Back to the Buddha Hall. It’s larger than this picture shows. In addition to the main hall, there are two rooms with huge big wooden doors that open during the ceremony and the monks enter into the main area in their formal robes with silk mats they use both on the floor (for more bowing) and on the chairs when they sit. The feel of the space is sacred. There are gongs, and chimes, and bells, and a drum–and just because Reverend Master Jihou wanted to make the hymns “Western friendly,” an organ. The organ makes chants about consciousness sound very similar to the ones I used to belt out when Grandma Opal took me with her to the Methodist Church during the summers I spent with her in Poway, California.
Buddhist services hold similarities with Catholicism and Judaism when it comes to ceremony. Uniquely, though, there isn’t as much a message as ritual. The service is filled with song, bowing, incense offering, monks entering and leaving, chants, candle lighting and so forth. However, as this was Memorial Day, there was a special community ceremony to honor ALL those hurt in war (not just “our” side, but everybody and all things. I had never seen this done in any religious institution and was so touched by the respect for all life, not just a selected group.) The group that gathered, and groups of people who follow the Buddhist teachings in general, are called the sangha. The sangha is a key component to the Buddhist way. (Homage to the Buddha. Homage to the Dharma. Homage to the Sangha.)
We met many monks during Dharma talks and meals and instructions, but I must admit my favorite became Reverend Margaret. There is an option to sign up for “spiritual counseling” during the weekend and I was assigned to her. I wanted some one-on-one time just to make certain I was being respectful by taking pictures. Retreat rules request nobody use cell phones and take a tech vacay so I was very careful not to go against that, which included picture taking. I sat and talked with Reverend Margaret about how best to handle that, if it would be considered an act of dana or it would be disrespectful. We talked about her personal path to senior monk and how long she’d been at the Abbey. We marveled at the beauty of the gardens around us while we sat under this fruitless plum.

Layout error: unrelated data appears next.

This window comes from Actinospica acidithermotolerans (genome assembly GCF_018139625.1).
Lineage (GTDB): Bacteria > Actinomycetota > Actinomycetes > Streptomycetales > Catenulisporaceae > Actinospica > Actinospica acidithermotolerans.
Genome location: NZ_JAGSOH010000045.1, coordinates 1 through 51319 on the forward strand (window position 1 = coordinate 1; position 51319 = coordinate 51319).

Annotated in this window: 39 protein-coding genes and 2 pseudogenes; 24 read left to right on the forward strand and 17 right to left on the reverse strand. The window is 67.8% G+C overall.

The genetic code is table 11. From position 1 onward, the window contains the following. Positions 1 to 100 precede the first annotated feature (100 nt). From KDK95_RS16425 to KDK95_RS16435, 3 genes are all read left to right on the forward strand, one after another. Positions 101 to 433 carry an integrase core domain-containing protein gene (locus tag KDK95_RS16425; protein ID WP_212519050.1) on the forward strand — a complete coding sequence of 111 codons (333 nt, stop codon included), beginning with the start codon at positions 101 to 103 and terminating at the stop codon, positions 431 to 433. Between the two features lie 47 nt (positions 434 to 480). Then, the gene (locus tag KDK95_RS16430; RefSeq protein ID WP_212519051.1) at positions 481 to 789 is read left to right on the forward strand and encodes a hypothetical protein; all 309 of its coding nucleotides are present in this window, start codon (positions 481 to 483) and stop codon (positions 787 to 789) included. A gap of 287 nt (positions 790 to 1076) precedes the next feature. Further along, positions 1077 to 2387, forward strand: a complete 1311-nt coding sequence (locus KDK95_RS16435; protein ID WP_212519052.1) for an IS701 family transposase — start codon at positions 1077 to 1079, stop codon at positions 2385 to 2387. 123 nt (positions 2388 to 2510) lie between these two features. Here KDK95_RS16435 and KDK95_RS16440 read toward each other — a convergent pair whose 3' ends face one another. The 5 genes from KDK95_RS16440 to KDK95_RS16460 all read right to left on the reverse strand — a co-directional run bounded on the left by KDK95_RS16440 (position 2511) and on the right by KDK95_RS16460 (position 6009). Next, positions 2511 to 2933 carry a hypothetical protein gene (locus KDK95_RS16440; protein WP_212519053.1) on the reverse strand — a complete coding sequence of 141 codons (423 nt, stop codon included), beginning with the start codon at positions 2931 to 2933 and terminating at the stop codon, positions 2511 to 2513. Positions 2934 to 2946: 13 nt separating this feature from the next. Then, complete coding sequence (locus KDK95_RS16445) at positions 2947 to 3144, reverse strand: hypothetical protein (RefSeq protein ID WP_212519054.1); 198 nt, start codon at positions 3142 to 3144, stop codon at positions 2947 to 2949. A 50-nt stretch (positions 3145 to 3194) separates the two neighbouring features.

Reverend Margaret spoke with such candor and gentleness. It was clear to me we were equal beings and she did not hold herself levels above me as you may feel with leaders in some religions trapped in their ego. There was a fun, peaceful, grounded, humor about her, and just sitting with her in the garden fed my soul. I will look for her again. This is her standing next to her great Master’s stupa. Here is what the stupa says on one side. It has a unique saying on all four.
As I was talking with Reverend Margaret, I asked her about dream yoga. I’m quite the dreamer and have many synchronicities during the day that tie into my night life. She informed me that was Tibetan Buddhism and that’s the moment I realized there was actually more than one flavor of Buddhism. It’s seem so obvious now, but you don’t know what you don’t know. In one of the Dharma talks, a monk said the Dalai Lama (a Tibetan Buddhist) said that Buddhism is the cake and all the various types of Buddhism are the icing. There is no “icing bashing” that goes on here. Instead, there is an embracing of other ways and a solid focus on describing Soto-Zen. My dream yoga will have to wait.
One of the great things about completing an introductory retreat is that after you learn the program, you are welcome back any time. The monastery works on the idea of dana. There is no set fee or even a “suggested donation.” This is by design. And dana comes in many forms, not just money. There is an understanding that when beings are generous with other beings, those beings will be generous back. And let me tell you, these beings are generous. There is an exchange of energy so strong it creates a swirling vortex of kindness, compassion, and giving.
Gassho, Shasta Abbey. You have shown great kindness and I will remember you.
Please consider Shasta Abbey when you give. They are truly grateful for your donations and say so every meal time. Here is their website again. On that site is a list of what they need: www.shastabbey.com